“Now that the court has launched an investigation into war crimes, the facts that need to be probed must be brought forth.  Over 39 countries have wanted to investigate the situation, and the court has stated that it has opened the case not only for potential crimes but also for the invasion of Crimea. Investigations have started and are nearing completion. The CIA has interfered to document the crimes committed in Bucha. There is a need for an ad hoc tribunal for the crime of aggression, where Putin would be directly prosecuted. Some processes exist.”

Concerning the reality on the ground, Ledion Krisafi, an international relations expert from Paris, says on the show “Debate” that there is currently no development. The Ukrainian army has not been destroyed, and the Russian economy is not crumbling either. The Russians are failing to defeat Ukrainian soldiers, which is a significant accomplishment for Kiev, because, as Kissinger once said, a tiny army wins when it does not lose. I believe that only consensus will fix the dispute. However, Krisafi believes that Moscow’s initial aim has always been the country’s east.

“Russia’s withdrawal from Kiev reinforces the Ukrainian component of the agreement, but the high concentration in the east shows that the Kremlin’s purpose has always been to capture Donbas and a southern part of Ukraine.”

The Russian army has struck several sections of the country in order to remove a substantial portion of Ukraine’s 600,000 troops from the eastern front.”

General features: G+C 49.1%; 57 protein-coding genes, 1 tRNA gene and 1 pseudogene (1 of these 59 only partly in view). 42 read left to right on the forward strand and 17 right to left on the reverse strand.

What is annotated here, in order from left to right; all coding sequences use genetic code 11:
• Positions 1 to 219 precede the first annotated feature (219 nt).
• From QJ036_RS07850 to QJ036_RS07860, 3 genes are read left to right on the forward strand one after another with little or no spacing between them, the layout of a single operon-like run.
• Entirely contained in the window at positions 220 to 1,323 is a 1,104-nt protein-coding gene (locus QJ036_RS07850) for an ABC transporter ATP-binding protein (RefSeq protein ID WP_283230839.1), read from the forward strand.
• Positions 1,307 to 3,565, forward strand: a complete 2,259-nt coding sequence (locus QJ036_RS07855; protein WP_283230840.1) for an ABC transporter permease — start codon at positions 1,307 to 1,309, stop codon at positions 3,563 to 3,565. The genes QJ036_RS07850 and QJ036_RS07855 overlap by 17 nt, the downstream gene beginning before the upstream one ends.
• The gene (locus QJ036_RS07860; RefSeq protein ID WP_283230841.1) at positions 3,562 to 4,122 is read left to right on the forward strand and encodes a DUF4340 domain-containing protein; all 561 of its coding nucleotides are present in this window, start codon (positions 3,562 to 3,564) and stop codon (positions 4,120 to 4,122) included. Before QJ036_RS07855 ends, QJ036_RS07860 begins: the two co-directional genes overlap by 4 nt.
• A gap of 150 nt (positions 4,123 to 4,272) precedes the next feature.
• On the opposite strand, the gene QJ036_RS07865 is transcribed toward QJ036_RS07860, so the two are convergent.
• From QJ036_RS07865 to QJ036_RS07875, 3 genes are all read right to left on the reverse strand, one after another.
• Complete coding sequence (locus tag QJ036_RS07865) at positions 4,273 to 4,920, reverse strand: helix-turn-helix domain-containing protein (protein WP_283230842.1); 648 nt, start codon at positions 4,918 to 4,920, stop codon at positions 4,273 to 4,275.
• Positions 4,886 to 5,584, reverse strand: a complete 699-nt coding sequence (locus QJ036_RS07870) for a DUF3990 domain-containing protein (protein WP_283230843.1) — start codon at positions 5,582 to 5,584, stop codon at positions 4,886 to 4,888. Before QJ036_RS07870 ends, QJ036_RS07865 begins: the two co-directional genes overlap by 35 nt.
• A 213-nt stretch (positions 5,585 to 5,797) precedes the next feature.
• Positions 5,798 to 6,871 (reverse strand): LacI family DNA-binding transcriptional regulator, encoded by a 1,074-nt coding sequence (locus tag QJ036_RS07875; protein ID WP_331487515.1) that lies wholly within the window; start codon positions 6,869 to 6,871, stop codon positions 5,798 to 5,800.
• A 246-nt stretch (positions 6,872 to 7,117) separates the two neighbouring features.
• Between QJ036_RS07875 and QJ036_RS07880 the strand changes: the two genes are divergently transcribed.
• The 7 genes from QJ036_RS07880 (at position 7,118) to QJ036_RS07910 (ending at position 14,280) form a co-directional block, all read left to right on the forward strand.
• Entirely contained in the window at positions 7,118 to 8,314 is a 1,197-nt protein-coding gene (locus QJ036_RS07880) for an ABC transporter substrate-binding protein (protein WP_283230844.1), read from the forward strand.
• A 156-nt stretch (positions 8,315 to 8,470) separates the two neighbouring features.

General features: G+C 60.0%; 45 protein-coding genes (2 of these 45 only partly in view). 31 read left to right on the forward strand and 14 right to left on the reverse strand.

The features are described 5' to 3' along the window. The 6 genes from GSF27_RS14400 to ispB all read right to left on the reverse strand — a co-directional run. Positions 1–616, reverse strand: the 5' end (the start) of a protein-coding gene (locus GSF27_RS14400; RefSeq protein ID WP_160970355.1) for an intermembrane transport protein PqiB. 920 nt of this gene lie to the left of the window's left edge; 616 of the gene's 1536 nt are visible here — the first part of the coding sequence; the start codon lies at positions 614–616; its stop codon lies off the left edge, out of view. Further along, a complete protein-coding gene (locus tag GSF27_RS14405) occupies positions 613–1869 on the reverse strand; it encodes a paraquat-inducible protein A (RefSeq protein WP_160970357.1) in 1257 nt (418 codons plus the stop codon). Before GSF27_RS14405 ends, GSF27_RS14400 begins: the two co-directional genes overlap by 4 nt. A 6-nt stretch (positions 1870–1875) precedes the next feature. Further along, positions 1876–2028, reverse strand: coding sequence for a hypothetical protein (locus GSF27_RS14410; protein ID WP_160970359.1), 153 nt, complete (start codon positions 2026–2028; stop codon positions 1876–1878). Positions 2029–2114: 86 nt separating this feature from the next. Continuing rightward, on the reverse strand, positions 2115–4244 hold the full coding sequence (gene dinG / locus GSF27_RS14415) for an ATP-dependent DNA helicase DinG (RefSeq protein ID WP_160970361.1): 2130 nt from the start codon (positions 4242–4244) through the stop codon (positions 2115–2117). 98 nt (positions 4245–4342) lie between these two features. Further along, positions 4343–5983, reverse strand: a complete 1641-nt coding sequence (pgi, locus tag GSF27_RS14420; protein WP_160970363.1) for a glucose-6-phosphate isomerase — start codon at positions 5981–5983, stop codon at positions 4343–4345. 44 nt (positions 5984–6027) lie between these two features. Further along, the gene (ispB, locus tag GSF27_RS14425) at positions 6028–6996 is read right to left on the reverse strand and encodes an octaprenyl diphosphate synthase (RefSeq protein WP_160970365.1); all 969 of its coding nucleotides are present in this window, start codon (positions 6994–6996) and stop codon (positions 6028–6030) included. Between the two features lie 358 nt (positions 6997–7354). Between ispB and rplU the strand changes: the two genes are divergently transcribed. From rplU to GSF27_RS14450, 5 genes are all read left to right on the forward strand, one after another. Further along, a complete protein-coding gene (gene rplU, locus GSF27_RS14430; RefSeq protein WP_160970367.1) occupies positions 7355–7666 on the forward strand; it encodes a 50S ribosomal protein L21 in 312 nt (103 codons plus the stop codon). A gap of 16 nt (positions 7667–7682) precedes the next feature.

However, Professor Medlir Mema, who was invited to the show, disagrees with this dynamic and speaks of Russian loss.

“It is true that Russia has long wanted to seize southern Ukraine, but we should not underestimate the Russian military’s failures.”

Putin and the military elite believed the crisis could be resolved in 2-3 days, so much so that the White House invited Zelensky to depart Kiev on the third day of the attack,” he added.

However, according to Professor Lisen Bashkurti, the power dynamic is shifting. “Initially, there was a big disparity between the two sides, but in a short period of time, Ukraine gained a lot of strength via equipment and training, as well as the support of international opinion.  On the other hand, while the Russian capacity appeared to be better equipped for parades in the Kremlin than on the ground, practice revealed that it is not as dynamic or technological as expected.